Stochastic Spatial Models in Ecology: A Statistical Physics Approach

Stochastic Spatial Models in Ecology: A Statistical Physics Approach Ecosystems display a complex spatial organization. Ecologists have long tried to characterize them by looking at how different measures of biodiversity change across spatial scales. Ecological neutral theory has provided simple predictions accounting for general empirical patterns in communities of competing species. However, while neutral theory in well-mixed ecosystems is mathematically well understood, spatial models still present several open problems, limiting the quantitative understanding of spatial biodiversity. In this review, we discuss the state of the art in spatial neutral theory. We emphasize the connection between spatial ecological models and the physics of non-equilibrium phase transitions and how concepts developed in statistical physics translate in population dynamics, and vice versa. We focus on non-trivial scaling laws arising at the critical dimension $$D = 2$$ D = 2 of spatial neutral models, and their relevance for biological populations inhabiting two-dimensional environments. We conclude by discussing models incorporating non-neutral effects in the form of spatial and temporal disorder, and analyze how their predictions deviate from those of purely neutral theories. http://www.deepdyve.com/assets/images/DeepDyve-Logo-lg.png Journal of Statistical Physics Springer Journals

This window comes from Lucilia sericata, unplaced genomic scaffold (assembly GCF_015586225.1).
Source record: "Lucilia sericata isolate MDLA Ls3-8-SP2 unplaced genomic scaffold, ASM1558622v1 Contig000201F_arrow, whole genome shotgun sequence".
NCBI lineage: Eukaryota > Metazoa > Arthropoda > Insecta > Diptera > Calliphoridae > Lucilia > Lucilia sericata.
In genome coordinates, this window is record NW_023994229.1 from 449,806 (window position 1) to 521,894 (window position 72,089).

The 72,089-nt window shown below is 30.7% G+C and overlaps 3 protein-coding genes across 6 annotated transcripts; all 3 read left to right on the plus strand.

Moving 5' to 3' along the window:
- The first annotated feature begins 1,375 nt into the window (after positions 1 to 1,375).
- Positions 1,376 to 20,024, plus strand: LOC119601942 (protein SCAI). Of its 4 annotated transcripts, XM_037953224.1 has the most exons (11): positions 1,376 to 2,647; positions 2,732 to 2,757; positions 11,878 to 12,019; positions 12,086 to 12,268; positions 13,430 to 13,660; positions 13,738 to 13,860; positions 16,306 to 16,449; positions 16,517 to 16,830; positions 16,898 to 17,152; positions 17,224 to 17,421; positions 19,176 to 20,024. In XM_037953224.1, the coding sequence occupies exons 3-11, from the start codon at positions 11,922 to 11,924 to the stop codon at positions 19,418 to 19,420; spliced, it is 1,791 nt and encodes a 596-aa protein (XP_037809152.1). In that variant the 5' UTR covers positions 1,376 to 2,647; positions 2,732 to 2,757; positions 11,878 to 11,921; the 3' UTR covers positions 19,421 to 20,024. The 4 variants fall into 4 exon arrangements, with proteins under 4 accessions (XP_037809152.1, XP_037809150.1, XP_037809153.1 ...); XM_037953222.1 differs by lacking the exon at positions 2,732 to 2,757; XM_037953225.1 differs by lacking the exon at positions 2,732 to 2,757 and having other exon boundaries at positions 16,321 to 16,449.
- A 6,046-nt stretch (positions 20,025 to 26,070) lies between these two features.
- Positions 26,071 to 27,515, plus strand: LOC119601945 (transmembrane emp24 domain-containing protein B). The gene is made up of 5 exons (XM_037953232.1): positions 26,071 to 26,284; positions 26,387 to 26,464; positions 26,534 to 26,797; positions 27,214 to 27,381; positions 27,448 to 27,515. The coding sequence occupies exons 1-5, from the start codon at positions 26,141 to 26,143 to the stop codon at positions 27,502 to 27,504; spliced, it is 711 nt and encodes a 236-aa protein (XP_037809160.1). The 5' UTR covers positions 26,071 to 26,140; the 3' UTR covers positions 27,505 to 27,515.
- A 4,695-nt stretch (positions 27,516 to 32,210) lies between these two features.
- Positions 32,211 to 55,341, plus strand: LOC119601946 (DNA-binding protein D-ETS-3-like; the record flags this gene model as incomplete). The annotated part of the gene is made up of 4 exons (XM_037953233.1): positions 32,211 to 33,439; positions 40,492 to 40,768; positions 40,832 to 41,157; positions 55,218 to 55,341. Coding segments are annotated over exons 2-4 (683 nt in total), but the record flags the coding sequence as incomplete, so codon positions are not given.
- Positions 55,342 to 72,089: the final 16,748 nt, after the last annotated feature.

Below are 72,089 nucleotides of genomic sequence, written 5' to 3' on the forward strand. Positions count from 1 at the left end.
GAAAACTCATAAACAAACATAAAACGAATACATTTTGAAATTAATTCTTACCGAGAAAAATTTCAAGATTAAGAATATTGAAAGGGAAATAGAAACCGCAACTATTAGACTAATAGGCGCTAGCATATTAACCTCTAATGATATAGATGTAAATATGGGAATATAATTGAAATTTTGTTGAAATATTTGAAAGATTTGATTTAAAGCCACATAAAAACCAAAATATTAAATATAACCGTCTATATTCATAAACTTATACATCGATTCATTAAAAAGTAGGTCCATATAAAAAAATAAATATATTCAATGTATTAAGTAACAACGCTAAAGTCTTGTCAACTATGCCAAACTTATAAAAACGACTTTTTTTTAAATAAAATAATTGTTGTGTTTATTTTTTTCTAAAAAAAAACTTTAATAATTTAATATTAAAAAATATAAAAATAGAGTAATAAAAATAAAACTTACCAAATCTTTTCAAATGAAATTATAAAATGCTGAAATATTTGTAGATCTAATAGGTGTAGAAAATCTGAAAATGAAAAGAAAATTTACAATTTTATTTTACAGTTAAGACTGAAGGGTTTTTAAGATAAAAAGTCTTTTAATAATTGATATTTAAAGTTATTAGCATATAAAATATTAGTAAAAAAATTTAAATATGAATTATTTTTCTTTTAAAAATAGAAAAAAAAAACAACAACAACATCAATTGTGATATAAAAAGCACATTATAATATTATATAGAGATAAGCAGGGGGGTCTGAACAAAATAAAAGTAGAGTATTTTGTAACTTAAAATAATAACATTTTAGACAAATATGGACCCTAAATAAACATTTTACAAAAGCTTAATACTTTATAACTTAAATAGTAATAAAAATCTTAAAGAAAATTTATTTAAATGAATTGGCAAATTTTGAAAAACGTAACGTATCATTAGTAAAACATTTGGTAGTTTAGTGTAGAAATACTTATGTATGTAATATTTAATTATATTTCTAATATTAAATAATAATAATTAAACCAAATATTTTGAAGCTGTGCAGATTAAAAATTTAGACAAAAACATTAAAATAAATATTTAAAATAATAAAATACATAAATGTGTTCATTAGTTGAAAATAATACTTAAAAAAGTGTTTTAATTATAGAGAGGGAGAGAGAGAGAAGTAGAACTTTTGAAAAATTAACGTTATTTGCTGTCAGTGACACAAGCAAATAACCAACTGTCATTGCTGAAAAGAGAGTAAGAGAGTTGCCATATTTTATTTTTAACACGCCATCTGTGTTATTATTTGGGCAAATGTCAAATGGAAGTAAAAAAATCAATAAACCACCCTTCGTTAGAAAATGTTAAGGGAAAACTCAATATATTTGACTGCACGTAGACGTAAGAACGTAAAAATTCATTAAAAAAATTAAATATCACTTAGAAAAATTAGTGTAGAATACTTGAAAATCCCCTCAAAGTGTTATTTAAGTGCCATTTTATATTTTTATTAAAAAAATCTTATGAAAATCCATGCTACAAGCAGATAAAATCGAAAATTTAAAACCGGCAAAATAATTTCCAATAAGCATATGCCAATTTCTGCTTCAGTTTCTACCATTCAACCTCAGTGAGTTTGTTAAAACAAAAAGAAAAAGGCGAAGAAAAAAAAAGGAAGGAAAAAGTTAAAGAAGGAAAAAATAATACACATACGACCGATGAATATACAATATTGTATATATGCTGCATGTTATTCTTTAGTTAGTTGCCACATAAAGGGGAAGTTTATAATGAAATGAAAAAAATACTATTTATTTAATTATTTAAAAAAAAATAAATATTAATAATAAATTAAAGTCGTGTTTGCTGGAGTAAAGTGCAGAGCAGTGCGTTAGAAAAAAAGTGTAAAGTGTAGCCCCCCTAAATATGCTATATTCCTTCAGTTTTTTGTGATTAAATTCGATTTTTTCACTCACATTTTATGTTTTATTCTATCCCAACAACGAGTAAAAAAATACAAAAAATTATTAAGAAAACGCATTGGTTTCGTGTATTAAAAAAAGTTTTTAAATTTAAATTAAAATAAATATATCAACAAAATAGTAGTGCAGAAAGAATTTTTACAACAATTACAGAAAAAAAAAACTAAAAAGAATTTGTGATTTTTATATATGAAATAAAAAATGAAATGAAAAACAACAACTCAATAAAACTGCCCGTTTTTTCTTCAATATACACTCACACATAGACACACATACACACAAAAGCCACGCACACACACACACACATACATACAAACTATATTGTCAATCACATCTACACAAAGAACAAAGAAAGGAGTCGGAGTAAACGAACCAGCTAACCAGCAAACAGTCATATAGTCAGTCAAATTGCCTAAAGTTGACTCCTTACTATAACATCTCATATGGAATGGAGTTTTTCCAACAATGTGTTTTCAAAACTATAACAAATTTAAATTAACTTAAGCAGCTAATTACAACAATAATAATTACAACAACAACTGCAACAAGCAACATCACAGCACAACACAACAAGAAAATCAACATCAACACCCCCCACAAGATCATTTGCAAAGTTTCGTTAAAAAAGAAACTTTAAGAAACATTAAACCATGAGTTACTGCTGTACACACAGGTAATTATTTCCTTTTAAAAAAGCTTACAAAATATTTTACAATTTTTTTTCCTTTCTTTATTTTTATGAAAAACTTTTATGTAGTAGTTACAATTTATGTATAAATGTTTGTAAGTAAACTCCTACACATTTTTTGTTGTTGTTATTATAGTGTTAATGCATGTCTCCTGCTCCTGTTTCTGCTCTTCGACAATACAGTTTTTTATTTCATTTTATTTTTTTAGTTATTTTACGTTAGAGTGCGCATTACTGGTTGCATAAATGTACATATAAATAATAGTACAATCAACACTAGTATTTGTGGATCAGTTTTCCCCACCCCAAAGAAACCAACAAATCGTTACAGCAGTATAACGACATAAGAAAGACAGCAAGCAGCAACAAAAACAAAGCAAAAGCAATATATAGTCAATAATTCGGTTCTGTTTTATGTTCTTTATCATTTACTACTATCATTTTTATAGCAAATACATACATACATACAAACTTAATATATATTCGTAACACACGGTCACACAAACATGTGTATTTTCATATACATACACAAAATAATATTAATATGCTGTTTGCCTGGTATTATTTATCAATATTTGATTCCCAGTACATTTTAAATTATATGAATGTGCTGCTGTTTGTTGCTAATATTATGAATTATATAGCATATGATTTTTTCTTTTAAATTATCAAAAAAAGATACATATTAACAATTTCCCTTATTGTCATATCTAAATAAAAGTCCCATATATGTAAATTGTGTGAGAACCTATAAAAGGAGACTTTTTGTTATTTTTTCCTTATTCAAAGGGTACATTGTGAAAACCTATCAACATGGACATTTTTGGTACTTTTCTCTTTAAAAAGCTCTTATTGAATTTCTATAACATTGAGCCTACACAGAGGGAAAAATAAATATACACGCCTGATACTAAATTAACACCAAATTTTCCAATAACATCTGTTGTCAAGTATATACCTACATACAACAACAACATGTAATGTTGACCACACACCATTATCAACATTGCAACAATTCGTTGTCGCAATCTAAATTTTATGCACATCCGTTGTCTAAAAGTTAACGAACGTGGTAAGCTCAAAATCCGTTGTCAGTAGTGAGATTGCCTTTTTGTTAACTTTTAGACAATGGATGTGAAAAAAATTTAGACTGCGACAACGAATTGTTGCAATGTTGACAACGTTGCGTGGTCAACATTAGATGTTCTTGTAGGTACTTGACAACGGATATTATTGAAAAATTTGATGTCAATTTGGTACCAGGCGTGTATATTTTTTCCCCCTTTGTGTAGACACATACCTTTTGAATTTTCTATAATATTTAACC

Stochastic Spatial Models in Ecology: A Statistical Physics Approach

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Publisher
Springer Journals
Copyright
Copyright © 2017 by Springer Science+Business Media, LLC, part of Springer Nature
Subject
Physics; Statistical Physics and Dynamical Systems; Theoretical, Mathematical and Computational Physics; Physical Chemistry; Quantum Physics
ISSN
0022-4715
eISSN
1572-9613
D.O.I.
10.1007/s10955-017-1926-4
Publisher site
See Article on Publisher Site

Abstract

Ecosystems display a complex spatial organization. Ecologists have long tried to characterize them by looking at how different measures of biodiversity change across spatial scales. Ecological neutral theory has provided simple predictions accounting for general empirical patterns in communities of competing species. However, while neutral theory in well-mixed ecosystems is mathematically well understood, spatial models still present several open problems, limiting the quantitative understanding of spatial biodiversity. In this review, we discuss the state of the art in spatial neutral theory. We emphasize the connection between spatial ecological models and the physics of non-equilibrium phase transitions and how concepts developed in statistical physics translate in population dynamics, and vice versa. We focus on non-trivial scaling laws arising at the critical dimension $$D = 2$$ D = 2 of spatial neutral models, and their relevance for biological populations inhabiting two-dimensional environments. We conclude by discussing models incorporating non-neutral effects in the form of spatial and temporal disorder, and analyze how their predictions deviate from those of purely neutral theories.

Journal

Journal of Statistical PhysicsSpringer Journals

Published: Nov 21, 2017

References

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